In an increasingly complex marketplace, it can be argued that channel partnerships are the most crucial to a business’s success. In fact, more than 90 percent of today’s manufacturers rely on multiple channels of distribution to sell and move their products.
Of course, simply engaging in a channel-partner relationship doesn’t automatically guarantee business success. Realizing that channel reps most likely have the ability to sell competitors’ products, many organizations look to incentive programs as a way to maintain channel loyalty. But how effective are these programs?
To address this question, Maritz Motivation Solutions surveyed more than 1,000 sales professionals from a variety of industries. Here are the findings:
Sixty-seven percent say that rewards and incentives are extremely important to job satisfaction.
Seventy-seven percent are more willing to sell a manufacturer’s products and services if they offer a reward and incentive program.
Eighty-one percent agree that the opportunity to earn rewards and incentives from manufacturers strengthens their ongoing relationship with them.
But aside from increasing interest and loyalty to a brand, channel-incentive programs have a positive effect on sales results. According to the survey respondents, more than one-third of sales were attributed to the effort to compete for and earn rewards. Imagine losing a third of your business for failing to meaningfully incentivize your channel reps!
So channel-rep incentives do work, and they have a powerful effect on reps’ performance; however, there are a lot of incentives. Seventy percent of survey participants were offered two or more incentive programs from manufacturers, channel-loyalty partners, and employers. On average, channel reps had the opportunity to participate in 3.9 incentive programs!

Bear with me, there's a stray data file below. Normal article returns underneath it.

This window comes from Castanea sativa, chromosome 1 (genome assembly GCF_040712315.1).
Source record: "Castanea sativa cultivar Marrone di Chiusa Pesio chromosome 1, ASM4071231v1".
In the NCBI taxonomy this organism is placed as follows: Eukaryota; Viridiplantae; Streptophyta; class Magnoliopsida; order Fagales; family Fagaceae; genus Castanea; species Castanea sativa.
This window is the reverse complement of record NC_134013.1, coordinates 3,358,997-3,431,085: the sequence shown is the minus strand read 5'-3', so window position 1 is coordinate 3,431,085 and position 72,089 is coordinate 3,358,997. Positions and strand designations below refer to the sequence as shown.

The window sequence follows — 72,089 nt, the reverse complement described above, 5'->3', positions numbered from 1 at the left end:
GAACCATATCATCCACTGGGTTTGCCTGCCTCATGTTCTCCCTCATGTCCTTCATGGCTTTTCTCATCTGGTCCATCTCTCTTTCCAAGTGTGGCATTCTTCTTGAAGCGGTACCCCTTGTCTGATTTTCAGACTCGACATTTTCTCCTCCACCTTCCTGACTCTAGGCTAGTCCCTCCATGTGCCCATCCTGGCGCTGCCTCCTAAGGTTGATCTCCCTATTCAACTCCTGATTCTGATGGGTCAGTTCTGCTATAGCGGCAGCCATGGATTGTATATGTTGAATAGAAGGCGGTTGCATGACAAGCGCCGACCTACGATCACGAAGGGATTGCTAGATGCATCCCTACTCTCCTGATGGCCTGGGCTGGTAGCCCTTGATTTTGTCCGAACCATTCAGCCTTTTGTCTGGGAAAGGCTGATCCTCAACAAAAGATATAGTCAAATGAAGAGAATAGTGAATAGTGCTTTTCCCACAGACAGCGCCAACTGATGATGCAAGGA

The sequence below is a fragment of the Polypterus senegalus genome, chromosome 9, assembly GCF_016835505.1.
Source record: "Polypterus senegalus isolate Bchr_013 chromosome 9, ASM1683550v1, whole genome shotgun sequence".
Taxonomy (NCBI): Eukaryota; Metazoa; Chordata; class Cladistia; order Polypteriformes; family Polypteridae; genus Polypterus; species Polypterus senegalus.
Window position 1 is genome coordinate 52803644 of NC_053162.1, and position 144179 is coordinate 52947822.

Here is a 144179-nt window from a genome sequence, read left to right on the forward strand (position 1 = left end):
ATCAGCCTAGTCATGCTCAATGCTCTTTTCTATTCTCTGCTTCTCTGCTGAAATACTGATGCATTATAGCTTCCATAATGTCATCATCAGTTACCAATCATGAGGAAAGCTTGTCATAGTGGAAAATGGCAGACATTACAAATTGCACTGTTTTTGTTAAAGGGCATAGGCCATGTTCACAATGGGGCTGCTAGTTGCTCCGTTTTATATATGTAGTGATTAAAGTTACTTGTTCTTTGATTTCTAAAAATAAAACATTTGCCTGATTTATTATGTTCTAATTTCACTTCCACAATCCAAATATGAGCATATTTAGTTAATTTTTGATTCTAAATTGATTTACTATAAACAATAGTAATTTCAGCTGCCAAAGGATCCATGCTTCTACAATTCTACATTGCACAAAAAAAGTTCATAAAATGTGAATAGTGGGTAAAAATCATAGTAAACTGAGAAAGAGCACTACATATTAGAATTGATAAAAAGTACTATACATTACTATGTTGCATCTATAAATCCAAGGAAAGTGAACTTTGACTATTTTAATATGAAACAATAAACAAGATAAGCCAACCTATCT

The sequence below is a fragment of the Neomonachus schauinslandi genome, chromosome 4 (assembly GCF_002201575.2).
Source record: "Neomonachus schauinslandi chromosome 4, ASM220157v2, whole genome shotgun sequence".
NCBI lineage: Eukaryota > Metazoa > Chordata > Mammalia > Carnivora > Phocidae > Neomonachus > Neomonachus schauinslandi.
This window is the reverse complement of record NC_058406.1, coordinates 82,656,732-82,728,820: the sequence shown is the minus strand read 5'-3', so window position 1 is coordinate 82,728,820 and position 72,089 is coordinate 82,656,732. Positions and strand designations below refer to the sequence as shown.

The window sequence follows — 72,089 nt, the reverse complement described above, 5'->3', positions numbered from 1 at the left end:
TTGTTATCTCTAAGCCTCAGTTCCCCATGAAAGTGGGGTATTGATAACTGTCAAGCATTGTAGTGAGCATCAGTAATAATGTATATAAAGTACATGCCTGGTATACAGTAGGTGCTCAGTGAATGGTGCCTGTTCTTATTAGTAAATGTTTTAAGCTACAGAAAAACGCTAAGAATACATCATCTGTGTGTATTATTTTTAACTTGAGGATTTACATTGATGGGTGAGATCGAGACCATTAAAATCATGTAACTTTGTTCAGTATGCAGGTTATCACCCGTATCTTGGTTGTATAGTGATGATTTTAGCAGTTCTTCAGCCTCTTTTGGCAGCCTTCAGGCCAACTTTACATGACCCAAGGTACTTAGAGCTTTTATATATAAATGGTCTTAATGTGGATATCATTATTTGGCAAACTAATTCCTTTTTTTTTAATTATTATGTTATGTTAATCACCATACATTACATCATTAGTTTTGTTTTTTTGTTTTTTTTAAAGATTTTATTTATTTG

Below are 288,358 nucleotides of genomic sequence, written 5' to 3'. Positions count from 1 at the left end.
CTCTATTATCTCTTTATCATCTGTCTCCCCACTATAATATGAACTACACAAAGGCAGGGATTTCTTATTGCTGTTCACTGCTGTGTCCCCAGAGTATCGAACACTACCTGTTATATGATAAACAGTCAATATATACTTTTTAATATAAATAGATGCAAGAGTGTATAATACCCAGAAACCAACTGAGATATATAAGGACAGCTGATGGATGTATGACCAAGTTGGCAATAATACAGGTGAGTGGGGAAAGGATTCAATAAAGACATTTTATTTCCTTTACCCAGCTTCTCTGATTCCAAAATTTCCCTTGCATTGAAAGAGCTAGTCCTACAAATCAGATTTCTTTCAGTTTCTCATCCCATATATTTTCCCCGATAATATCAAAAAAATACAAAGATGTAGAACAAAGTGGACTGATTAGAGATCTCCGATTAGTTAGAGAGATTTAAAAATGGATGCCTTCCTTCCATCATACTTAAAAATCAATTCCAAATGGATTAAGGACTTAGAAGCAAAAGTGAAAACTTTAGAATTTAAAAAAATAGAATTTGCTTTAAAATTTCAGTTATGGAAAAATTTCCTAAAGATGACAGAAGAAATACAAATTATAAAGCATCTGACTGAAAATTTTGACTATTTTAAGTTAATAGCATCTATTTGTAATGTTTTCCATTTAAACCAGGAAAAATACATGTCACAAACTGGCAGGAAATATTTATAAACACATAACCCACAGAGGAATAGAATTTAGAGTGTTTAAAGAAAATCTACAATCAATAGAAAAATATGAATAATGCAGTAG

To get salespeople’s attention and stand out from an influx of competitive offers, you need to develop a compelling program that focuses on the individual. Almost 7 in 10 channel reps believe manufacturer-provided incentive opportunities should be based on personal performance, as opposed to team performance. Incentive programs that take into account individual motivations, individual communication preferences, and an ongoing awareness of an individual’s performance offer the best chance for driving true loyalty in the channel.
If you’re still on the fence about implementing a channel-loyalty program, it’s time to rethink your approach. Channel-rep incentives, when strategically designed and implemented, do work.